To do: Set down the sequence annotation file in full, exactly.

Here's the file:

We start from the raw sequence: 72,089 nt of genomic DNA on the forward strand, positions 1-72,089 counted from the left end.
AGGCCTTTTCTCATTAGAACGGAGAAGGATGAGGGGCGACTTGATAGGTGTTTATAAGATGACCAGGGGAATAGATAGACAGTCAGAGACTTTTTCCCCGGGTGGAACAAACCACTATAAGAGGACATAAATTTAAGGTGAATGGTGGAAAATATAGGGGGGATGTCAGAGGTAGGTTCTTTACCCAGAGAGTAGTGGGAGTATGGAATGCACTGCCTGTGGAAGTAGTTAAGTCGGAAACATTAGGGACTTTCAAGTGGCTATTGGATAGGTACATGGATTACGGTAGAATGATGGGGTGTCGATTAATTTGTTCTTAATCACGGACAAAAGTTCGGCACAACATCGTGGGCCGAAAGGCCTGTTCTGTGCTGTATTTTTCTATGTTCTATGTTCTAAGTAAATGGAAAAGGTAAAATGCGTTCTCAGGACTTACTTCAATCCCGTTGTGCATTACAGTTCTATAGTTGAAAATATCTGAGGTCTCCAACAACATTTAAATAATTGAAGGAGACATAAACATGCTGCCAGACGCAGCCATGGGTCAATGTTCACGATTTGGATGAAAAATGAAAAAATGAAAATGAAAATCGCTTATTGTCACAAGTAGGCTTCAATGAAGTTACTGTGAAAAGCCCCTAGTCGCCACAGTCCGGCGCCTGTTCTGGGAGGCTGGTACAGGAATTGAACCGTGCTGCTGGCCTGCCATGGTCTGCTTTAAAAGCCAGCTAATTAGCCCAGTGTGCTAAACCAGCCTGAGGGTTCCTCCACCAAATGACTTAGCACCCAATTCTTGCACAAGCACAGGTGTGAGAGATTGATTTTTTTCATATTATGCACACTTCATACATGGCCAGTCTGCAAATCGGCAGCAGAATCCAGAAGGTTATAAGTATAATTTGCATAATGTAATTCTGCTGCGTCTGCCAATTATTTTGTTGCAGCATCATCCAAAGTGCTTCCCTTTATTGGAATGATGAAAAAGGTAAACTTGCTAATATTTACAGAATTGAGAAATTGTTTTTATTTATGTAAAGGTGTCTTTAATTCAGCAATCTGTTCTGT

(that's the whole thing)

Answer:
We start from the raw sequence: 72,089 nt of genomic DNA on the forward strand, positions 1-72,089 counted from the left end.
AGGCCTTTTCTCATTAGAACGGAGAAGGATGAGGGGCGACTTGATAGGTGTTTATAAGATGACCAGGGGAATAGATAGACAGTCAGAGACTTTTTCCCCGGGTGGAACAAACCACTATAAGAGGACATAAATTTAAGGTGAATGGTGGAAAATATAGGGGGGATGTCAGAGGTAGGTTCTTTACCCAGAGAGTAGTGGGAGTATGGAATGCACTGCCTGTGGAAGTAGTTAAGTCGGAAACATTAGGGACTTTCAAGTGGCTATTGGATAGGTACATGGATTACGGTAGAATGATGGGGTGTCGATTAATTTGTTCTTAATCACGGACAAAAGTTCGGCACAACATCGTGGGCCGAAAGGCCTGTTCTGTGCTGTATTTTTCTATGTTCTATGTTCTAAGTAAATGGAAAAGGTAAAATGCGTTCTCAGGACTTACTTCAATCCCGTTGTGCATTACAGTTCTATAGTTGAAAATATCTGAGGTCTCCAACAACATTTAAATAATTGAAGGAGACATAAACATGCTGCCAGACGCAGCCATGGGTCAATGTTCACGATTTGGATGAAAAATGAAAAAATGAAAATGAAAATCGCTTATTGTCACAAGTAGGCTTCAATGAAGTTACTGTGAAAAGCCCCTAGTCGCCACAGTCCGGCGCCTGTTCTGGGAGGCTGGTACAGGAATTGAACCGTGCTGCTGGCCTGCCATGGTCTGCTTTAAAAGCCAGCTAATTAGCCCAGTGTGCTAAACCAGCCTGAGGGTTCCTCCACCAAATGACTTAGCACCCAATTCTTGCACAAGCACAGGTGTGAGAGATTGATTTTTTTCATATTATGCACACTTCATACATGGCCAGTCTGCAAATCGGCAGCAGAATCCAGAAGGTTATAAGTATAATTTGCATAATGTAATTCTGCTGCGTCTGCCAATTATTTTGTTGCAGCATCATCCAAAGTGCTTCCCTTTATTGGAATGATGAAAAAGGTAAACTTGCTAATATTTACAGAATTGAGAAATTGTTTTTATTTATGTAAAGGTGTCTTTAATTCAGCAATCTGTTCTGT